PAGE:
***Governor made his comments on Friday
Governor Dave Heineman says he’s worried about the direction some legislators are taking the special session to address the budget shortfall. Heineman brought lawmakers back to Lincoln for the session that begin November 4th in an effort to cut some 335-million dollars from the state budget.
So far, the governor says, not so good. “I’m concerned, what I’m seeing,” Heineman says. “The key is to reduce spending, not to increase taxes. When family income is down, families reduce their expenses. That’s what we need to do in state government. What I see is, they’re restoring some of the reductions, they’re increasing spending. I don’t know how they’re going to balance their budget yet.”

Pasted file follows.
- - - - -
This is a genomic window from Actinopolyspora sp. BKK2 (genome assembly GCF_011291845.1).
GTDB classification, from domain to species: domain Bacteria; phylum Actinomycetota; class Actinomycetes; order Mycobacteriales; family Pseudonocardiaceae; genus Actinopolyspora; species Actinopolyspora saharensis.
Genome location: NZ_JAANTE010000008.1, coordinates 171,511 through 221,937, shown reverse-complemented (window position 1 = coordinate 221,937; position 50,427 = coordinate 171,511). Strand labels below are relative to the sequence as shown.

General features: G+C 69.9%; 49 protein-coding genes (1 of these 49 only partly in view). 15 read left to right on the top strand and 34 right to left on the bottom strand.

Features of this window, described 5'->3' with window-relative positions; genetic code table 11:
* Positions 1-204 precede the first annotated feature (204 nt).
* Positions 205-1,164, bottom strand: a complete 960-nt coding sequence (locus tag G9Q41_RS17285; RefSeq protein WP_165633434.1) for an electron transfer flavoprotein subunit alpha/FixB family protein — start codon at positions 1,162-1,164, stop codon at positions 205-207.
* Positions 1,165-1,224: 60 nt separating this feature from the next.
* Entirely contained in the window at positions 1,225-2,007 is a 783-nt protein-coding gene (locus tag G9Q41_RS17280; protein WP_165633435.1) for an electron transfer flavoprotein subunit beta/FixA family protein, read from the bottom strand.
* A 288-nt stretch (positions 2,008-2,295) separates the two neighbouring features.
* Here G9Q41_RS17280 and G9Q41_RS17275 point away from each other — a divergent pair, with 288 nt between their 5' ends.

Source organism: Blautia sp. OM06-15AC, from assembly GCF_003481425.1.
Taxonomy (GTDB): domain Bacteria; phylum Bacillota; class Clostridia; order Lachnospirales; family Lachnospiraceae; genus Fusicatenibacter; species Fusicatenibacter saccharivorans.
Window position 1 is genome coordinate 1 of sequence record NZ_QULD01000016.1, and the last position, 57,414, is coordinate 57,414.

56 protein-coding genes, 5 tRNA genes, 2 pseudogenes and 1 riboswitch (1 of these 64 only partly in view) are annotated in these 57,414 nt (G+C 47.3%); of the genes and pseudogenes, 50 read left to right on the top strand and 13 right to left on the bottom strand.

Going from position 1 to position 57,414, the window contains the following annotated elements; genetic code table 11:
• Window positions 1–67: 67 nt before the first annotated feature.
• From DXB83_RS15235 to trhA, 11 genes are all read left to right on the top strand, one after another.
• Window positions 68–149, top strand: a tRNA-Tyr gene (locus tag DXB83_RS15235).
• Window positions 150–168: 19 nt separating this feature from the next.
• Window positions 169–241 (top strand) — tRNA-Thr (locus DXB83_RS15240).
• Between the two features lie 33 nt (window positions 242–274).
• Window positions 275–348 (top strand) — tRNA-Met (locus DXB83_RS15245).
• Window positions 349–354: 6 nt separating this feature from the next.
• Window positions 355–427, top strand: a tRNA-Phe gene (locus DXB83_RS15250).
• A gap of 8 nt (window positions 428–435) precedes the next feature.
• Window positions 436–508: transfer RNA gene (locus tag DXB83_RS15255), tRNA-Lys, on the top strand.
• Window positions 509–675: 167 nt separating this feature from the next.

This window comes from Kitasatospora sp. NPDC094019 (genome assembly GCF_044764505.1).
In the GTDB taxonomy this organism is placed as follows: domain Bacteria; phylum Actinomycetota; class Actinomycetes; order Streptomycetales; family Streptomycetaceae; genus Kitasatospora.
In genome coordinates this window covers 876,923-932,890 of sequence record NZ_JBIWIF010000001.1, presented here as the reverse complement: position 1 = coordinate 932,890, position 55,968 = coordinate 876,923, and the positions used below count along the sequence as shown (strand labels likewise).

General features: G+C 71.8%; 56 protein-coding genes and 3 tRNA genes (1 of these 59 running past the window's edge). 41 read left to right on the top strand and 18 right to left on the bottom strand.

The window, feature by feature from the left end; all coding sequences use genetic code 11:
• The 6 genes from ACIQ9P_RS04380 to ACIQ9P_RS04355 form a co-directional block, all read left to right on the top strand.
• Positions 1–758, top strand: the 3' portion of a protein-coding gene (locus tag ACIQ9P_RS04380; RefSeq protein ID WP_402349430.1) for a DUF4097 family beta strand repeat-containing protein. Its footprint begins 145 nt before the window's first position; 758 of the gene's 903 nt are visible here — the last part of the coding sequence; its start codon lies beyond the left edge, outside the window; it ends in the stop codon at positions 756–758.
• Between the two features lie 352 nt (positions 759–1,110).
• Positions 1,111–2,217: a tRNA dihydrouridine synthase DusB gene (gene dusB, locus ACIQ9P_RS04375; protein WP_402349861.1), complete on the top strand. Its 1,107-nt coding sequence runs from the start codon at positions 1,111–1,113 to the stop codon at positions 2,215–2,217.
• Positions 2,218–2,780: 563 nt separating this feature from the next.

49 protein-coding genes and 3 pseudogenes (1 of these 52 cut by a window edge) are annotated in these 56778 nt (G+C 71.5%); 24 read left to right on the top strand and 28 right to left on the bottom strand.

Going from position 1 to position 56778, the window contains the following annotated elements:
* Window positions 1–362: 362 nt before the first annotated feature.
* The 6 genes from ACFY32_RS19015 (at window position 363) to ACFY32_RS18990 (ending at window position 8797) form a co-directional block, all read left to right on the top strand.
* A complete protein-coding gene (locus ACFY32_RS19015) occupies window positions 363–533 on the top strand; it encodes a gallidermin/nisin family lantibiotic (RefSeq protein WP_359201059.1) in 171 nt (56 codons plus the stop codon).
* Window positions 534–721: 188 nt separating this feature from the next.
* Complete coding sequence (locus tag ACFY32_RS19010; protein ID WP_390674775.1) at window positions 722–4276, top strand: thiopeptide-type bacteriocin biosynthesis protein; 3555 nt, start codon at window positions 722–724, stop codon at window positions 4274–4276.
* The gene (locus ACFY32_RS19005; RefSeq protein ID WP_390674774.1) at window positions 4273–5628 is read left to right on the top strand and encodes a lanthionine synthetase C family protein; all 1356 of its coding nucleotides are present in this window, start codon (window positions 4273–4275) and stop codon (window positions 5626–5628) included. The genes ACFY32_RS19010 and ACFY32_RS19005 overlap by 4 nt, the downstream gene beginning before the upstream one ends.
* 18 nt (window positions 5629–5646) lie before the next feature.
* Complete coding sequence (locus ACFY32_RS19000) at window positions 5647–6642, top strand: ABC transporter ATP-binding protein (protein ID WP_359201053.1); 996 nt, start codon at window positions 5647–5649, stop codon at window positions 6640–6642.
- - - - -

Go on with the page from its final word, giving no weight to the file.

“I’m nervous. I hope they come to their senses and get it done properly,” he says.
One proposal would cut about 32-million dollars from state aid to education. Heineman says he thinks schools can handle the cut. “I’ve met with more than a hundred superintendents, teachers, school board leaders all across the state of Nebraska,” the governor says.
“They were very unanimous in telling me, ‘Governor, we want to be part of the solution. We know we’re going to get a budget adjustment. Just don’t do it in the current fiscal year; do it next year.’ That’s what we agreed to, that’s what I proposed. I hope that’s where we end up.”
Part of the budget cutting plan would hold state aid to schools at the same level for next year. Heineman says he doesn’t buy the talk that doing so would be another cut. “That’s Washington talk, if you asked me,” Heineman says. “If it’s still flat, you didn’t go down. You didn’t go up like you might have wanted to but all of our families, all of our businesses have had to adjust to to that economic reality, too.”
The special session was initially expected to last two to three weeks.
Thanks to Jerry Oster, WNAX, Yankton